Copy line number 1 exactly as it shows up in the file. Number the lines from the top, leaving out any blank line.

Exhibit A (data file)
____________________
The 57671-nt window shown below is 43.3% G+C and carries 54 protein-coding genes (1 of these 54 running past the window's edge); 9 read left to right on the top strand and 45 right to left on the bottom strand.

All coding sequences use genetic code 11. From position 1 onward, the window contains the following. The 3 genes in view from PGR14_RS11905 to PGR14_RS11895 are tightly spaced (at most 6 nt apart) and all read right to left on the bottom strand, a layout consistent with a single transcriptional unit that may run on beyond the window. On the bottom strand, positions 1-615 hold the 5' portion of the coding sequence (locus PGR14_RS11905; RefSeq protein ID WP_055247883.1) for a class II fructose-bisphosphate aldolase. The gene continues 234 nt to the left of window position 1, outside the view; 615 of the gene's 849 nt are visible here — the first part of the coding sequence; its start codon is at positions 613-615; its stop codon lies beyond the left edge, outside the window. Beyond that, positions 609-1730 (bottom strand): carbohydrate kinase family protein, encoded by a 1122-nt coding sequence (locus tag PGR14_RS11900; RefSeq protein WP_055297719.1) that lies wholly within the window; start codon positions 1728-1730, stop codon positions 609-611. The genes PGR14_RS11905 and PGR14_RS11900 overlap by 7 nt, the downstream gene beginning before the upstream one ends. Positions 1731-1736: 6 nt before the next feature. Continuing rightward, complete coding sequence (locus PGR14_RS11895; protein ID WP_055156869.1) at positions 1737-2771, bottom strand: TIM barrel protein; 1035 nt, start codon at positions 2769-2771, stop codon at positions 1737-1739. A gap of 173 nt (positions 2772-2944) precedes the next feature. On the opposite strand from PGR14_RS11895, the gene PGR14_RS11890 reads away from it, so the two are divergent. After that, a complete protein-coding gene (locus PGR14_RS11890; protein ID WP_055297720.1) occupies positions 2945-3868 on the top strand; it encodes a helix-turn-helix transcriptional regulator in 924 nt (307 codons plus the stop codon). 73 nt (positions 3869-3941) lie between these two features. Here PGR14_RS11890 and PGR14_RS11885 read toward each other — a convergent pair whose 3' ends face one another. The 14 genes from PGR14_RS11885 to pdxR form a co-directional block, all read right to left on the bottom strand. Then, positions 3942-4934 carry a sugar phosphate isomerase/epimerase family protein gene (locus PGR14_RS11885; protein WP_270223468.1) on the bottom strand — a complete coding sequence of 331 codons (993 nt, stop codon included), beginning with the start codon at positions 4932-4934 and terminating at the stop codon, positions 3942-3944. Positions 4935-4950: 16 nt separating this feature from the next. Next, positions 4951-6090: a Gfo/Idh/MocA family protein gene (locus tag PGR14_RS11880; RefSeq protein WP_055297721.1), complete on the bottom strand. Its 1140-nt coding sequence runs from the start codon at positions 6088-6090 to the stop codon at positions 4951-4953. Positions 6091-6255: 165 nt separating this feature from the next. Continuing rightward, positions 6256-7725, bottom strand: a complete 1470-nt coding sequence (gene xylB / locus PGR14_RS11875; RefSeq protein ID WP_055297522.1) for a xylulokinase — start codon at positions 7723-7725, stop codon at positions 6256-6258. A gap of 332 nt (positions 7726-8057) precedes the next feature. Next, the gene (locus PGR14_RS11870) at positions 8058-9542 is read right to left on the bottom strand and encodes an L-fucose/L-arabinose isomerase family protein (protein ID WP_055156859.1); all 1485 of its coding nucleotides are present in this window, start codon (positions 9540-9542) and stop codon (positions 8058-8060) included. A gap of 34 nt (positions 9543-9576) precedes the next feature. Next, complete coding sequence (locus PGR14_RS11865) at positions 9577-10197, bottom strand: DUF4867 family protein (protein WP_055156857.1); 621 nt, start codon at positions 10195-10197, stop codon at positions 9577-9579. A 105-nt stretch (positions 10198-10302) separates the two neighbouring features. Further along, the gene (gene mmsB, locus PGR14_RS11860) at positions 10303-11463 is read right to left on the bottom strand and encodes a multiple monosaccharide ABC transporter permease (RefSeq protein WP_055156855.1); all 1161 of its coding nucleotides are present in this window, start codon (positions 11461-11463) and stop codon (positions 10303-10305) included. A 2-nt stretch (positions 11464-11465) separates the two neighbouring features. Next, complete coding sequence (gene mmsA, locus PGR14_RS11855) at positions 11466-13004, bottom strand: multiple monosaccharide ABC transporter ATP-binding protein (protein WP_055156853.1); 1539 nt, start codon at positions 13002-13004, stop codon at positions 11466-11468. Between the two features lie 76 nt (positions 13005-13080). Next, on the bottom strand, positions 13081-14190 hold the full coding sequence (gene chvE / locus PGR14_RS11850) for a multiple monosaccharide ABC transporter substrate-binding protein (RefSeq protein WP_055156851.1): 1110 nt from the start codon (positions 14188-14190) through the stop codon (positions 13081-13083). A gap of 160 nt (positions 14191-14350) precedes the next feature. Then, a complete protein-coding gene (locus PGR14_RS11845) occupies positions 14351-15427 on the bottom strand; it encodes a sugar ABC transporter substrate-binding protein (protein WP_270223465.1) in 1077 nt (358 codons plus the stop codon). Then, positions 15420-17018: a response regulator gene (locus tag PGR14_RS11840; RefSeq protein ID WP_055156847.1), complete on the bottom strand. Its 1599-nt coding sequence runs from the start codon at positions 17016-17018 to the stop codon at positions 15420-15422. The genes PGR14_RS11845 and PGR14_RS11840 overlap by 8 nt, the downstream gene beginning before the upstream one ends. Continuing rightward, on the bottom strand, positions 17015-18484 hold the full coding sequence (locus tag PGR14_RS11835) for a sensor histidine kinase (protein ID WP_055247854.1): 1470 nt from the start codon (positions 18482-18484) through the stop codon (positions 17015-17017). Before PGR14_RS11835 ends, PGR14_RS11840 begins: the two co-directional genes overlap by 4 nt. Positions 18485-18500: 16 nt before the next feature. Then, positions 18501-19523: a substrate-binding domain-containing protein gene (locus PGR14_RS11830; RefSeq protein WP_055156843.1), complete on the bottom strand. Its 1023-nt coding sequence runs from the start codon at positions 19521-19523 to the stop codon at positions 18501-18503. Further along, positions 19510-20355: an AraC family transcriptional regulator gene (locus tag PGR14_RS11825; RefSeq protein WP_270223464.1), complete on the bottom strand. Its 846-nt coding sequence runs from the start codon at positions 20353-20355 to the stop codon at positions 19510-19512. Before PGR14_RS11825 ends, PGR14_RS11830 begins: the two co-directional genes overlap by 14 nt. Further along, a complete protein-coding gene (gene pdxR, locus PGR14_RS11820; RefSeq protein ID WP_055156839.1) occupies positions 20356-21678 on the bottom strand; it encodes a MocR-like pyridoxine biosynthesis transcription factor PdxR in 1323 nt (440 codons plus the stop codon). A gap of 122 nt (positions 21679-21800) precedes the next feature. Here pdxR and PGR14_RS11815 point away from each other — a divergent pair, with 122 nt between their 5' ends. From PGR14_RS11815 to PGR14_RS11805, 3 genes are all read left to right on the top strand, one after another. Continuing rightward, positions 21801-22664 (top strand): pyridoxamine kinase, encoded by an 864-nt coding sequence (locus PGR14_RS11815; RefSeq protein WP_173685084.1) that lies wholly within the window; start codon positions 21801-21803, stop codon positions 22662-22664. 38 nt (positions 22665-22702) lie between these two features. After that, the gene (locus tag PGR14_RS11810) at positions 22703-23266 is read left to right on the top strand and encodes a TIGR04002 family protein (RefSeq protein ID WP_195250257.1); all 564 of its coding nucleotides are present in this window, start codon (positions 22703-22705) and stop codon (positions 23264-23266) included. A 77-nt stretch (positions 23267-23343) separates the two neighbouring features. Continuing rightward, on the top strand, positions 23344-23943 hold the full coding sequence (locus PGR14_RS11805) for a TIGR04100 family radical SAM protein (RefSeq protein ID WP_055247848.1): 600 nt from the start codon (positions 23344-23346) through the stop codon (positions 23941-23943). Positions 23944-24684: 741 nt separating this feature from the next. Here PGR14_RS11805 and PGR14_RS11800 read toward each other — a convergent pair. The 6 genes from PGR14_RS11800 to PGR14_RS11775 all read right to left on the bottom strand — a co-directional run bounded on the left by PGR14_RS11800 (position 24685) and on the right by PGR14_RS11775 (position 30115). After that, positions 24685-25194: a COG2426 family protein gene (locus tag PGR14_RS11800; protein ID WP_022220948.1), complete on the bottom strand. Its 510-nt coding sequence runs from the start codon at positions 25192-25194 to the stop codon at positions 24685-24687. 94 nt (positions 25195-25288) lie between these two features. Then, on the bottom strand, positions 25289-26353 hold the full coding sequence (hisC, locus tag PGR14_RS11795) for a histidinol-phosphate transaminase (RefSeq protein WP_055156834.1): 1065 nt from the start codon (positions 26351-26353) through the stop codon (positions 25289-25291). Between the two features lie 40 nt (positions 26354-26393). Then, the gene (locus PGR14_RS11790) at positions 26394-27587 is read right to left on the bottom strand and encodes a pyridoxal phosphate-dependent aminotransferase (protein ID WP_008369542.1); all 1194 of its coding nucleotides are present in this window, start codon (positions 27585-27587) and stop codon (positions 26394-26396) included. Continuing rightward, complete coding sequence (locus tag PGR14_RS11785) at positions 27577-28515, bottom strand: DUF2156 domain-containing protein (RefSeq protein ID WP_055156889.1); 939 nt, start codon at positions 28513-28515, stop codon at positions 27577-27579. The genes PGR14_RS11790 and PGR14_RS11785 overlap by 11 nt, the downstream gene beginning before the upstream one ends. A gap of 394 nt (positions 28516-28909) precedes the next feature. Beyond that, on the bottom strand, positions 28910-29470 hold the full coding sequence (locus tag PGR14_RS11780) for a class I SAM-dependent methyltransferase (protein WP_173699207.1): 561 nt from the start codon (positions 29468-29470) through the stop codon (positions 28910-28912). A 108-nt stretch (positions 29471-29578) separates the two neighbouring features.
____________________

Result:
The 57671-nt window shown below is 43.3% G+C and carries 54 protein-coding genes (1 of these 54 running past the window's edge); 9 read left to right on the top strand and 45 right to left on the bottom strand.